Over the weekend, a buddy of mine from the States sent a link to a New York Times column written by Adam Grant about a collective state of mental health during COVID-19.

I’m sure I’m not the only one in Haliburton County who read the piece.

For those who haven’t seen it, Grant borrowed the phrase “languishing” to describe how many of us are feeling.

It resonated with me as I have had many of the symptoms. For example, I’m not depressed. I get out of bed every morning and go to work. I function around the house and in my leisure time. However, I have to admit that I am not my best self. I struggle with motivation and have trouble concentrating. I sometimes lack excitement or joy about the future. I feel a bit directionless.

Grant further said languishing is a sense of stagnation and emptiness, in his words, muddling through our days and looking at our life through a foggy windshield.


Camille Quenneville, CEO of the Canadian Mental Health Association Ontario, joined BNN Bloomberg in the past week to discuss the state of people’s mental health during another round of restrictions.

She said the plight of our collective mental health is getting missed in the broader conversation about this pandemic.

And yet CMHA polling has revealed some worrisome statistics.

They point to the fact that Canadians – and indeed Highlanders – are really struggling at this point in the pandemic.

At the start of COVID, 54 per cent of people said their mental health was very good. That had dropped dramatically to 35 per cent before the third wave. Polling also found about 80 per cent of people believe a serious mental health crisis is ahead.

And perhaps most telling, 57 per cent admitted they are lonelier since the start of the pandemic, due to lockdowns and stay-at-home orders.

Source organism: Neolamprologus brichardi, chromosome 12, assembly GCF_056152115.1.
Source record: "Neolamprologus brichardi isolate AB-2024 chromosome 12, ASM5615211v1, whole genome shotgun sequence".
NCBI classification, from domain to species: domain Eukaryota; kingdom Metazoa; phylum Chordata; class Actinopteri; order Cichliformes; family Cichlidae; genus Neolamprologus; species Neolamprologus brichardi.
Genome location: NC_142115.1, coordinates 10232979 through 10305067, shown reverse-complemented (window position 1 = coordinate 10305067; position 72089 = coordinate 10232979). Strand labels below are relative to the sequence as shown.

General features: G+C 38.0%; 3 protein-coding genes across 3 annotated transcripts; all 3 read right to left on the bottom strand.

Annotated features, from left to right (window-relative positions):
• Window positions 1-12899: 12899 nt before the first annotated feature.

Quenneville said the situation is getting worse, not better. She added that demand for their services is up 50 and in some cases 100 per cent. They are seeing uptakes in substance abuse, including alcohol and opioids.

She also said employers have a responsibility to ensure workers are managing well, especially if they are working from home.

And while it might seem like a cliché now, some of the advice that’s been out there since day one still holds true.

We should all be trying to get enough sleep and exercise, tracking our eating habits, taking breaks during the day and staying in contact with nature.

Back to the Times article and Grant suggests having a name for what we are collectively feeling actually helps.

The term was coined by sociologist Corey Keyes, who was struck by the fact that many people who weren’t depressed also weren’t thriving.

Grant offered some tips as well. He suggested becoming absorbed in a meaningful project to get your mind off things. He’s occasionally binged on Netflix, finding a story where he can attach to characters.

What he and Quenneville don’t mention by name is practicing mindfulness. Whatever you’re doing, give it your full attention. Being constantly distracted by every alert on your phone isn’t helping. And some days it’s perfectly fine not knowing how many COVID cases there were in Ontario that day or how many people died.

It also means giving yourself, and those around you, a break. After all, it’s become apparent than may of us are languishing. Once again, we’re all in this together and protecting our mental health is just as important as our physical health.

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